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J. Funct. Biomater., Volume 8, Issue 4 (December 2017)

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Research

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Open AccessArticle Suitability of EGCG as a Means of Stabilizing a Porcine Osteochondral Xenograft
J. Funct. Biomater. 2017, 8(4), 43; doi:10.3390/jfb8040043
Received: 27 August 2017 / Revised: 14 September 2017 / Accepted: 19 September 2017 / Published: 23 September 2017
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Abstract
As a non-crosslinked osteochondral xenograft would be mechanically inferior to native cartilage and vulnerable to premature degradation, we seek a safe and effective method of xenograft stabilization. The purpose of this study was to evaluate the capacity for epigallocatechin gallate (EGCG) to stabilize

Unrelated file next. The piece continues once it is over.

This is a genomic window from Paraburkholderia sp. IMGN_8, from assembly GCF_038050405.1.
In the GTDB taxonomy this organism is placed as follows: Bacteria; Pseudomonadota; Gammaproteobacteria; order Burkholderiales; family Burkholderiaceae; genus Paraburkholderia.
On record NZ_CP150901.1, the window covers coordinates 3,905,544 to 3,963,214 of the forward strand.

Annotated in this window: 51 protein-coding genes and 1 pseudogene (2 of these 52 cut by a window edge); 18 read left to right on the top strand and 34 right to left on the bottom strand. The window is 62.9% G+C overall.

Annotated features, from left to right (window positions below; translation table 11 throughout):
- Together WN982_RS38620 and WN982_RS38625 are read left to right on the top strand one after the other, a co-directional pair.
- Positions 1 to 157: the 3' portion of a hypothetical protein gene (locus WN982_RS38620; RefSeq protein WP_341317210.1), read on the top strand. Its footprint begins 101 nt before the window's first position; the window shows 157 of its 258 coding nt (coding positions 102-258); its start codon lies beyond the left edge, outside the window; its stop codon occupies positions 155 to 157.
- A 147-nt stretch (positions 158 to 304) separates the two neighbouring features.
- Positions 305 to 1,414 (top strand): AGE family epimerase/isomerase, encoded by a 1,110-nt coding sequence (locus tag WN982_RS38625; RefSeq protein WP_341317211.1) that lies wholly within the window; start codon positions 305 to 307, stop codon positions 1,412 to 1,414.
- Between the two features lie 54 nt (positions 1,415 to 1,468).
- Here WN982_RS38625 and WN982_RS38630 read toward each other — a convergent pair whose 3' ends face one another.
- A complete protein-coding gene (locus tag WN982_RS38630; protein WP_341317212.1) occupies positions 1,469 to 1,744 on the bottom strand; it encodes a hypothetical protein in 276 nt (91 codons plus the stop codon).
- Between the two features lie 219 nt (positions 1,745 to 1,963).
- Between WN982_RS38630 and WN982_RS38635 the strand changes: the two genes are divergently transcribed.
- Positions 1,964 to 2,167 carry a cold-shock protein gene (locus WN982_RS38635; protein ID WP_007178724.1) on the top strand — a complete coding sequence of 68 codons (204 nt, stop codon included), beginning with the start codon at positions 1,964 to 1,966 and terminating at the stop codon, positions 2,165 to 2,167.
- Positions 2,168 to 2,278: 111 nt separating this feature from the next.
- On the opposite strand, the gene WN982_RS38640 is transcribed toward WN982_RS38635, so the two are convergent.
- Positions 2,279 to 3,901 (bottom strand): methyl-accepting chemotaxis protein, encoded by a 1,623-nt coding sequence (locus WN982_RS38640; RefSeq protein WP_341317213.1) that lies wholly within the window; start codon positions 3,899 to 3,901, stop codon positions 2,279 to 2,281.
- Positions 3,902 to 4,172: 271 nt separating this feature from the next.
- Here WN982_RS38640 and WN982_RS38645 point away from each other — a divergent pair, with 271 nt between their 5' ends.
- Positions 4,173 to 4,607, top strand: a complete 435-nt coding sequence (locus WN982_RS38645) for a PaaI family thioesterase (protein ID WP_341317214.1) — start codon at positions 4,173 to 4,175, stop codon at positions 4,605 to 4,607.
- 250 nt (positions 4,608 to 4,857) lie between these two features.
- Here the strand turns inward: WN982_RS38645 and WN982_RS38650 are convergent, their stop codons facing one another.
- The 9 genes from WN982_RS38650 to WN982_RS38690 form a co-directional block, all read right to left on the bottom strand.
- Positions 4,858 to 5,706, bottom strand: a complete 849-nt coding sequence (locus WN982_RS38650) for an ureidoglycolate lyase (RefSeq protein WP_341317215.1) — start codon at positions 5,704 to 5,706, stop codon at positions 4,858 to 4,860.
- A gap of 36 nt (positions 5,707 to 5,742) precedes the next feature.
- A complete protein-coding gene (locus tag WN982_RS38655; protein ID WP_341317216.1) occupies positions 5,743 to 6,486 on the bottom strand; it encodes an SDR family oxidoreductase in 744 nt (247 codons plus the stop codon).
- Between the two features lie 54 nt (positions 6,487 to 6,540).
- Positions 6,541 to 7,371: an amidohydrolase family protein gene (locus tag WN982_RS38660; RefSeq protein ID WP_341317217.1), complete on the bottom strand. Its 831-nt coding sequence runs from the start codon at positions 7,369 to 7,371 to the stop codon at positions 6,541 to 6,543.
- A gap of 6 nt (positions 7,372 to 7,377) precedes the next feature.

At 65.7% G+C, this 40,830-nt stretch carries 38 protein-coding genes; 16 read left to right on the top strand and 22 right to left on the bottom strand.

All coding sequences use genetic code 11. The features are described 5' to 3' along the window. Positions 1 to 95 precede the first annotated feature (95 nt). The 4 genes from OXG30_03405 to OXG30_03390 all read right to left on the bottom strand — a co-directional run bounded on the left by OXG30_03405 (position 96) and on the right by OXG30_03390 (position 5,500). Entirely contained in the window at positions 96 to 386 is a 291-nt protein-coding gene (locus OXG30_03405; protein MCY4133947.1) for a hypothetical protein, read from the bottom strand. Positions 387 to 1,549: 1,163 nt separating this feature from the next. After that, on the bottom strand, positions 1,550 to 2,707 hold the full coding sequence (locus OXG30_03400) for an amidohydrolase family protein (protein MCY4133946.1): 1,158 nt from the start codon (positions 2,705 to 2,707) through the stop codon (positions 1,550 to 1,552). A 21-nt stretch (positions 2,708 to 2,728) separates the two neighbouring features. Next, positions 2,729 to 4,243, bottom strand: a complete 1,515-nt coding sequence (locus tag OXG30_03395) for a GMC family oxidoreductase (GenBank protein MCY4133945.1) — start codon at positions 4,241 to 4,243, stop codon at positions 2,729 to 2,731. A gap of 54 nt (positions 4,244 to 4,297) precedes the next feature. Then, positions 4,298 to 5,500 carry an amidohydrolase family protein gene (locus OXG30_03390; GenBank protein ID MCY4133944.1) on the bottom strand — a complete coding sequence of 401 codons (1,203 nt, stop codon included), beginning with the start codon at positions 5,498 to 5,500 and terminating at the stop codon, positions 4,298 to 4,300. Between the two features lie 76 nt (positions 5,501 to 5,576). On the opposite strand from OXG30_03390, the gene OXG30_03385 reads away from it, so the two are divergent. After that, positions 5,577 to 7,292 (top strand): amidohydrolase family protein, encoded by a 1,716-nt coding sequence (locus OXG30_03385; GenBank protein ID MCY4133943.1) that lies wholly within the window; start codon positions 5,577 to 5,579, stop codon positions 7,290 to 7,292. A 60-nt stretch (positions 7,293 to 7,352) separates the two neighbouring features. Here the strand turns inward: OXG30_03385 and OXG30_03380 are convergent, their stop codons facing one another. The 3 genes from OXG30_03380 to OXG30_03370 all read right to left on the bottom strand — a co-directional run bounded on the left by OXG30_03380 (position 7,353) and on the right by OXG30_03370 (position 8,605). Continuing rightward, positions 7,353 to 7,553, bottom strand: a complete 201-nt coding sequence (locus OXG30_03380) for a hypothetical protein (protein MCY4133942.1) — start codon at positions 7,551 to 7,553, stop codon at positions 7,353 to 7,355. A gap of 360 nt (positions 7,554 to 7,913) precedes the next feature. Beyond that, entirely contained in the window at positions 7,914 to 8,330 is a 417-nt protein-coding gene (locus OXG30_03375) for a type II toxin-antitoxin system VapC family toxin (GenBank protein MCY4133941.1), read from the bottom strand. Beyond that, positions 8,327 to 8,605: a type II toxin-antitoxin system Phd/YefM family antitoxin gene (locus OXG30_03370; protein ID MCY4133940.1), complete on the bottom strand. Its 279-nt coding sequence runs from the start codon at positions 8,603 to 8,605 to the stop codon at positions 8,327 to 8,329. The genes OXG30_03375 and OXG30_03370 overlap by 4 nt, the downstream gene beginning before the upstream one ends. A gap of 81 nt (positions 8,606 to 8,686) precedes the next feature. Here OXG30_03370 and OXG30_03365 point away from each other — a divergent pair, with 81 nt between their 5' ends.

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As a non-crosslinked osteochondral xenograft would be mechanically inferior to native cartilage and vulnerable to premature degradation, we seek a safe and effective method of xenograft stabilization. The purpose of this study was to evaluate the capacity for epigallocatechin gallate (EGCG) to stabilize a decellularized porcine osteochondral xenograft through collagen crosslinking. Our objectives were to assess the effects of EGCG on the degree of crosslinking, mechanical properties, collagenase resistance, cytotoxicity, and in vitro biocompatibility. EGCG is a green tea polyphenol that acts as a collagen crosslinker. Porcine osteochondral plugs were decellularized and then crosslinked by soaking in EGCG. The degree of crosslinking, cartilage compressive stiffness, cartilage-bone interface strength, coefficient of friction, and residual mass after collagenase exposure all increased with an increasing EGCG concentration. With the exception of the coefficient of friction, EGCG treatment could restore mechanical properties to levels equal to, or exceeding those, of native cartilage. EGCG treatment profoundly increased the enzymatic resistance, and 1% EGCG provided protection equivalent to 1% glutaraldehyde. EGCG up to 0.5 mM was essentially not cytotoxic to chondrocytes embedded in alginate, and autologous chondrocytes attached to decellularized, EGCG-fixed cartilage were all viable five days after seeding. Results demonstrate that EGCG has many beneficial effects on a decellularized osteochondral xenograft, and may be suitable for use in stabilizing such a graft prior to implantation for the repair of a defect. Full article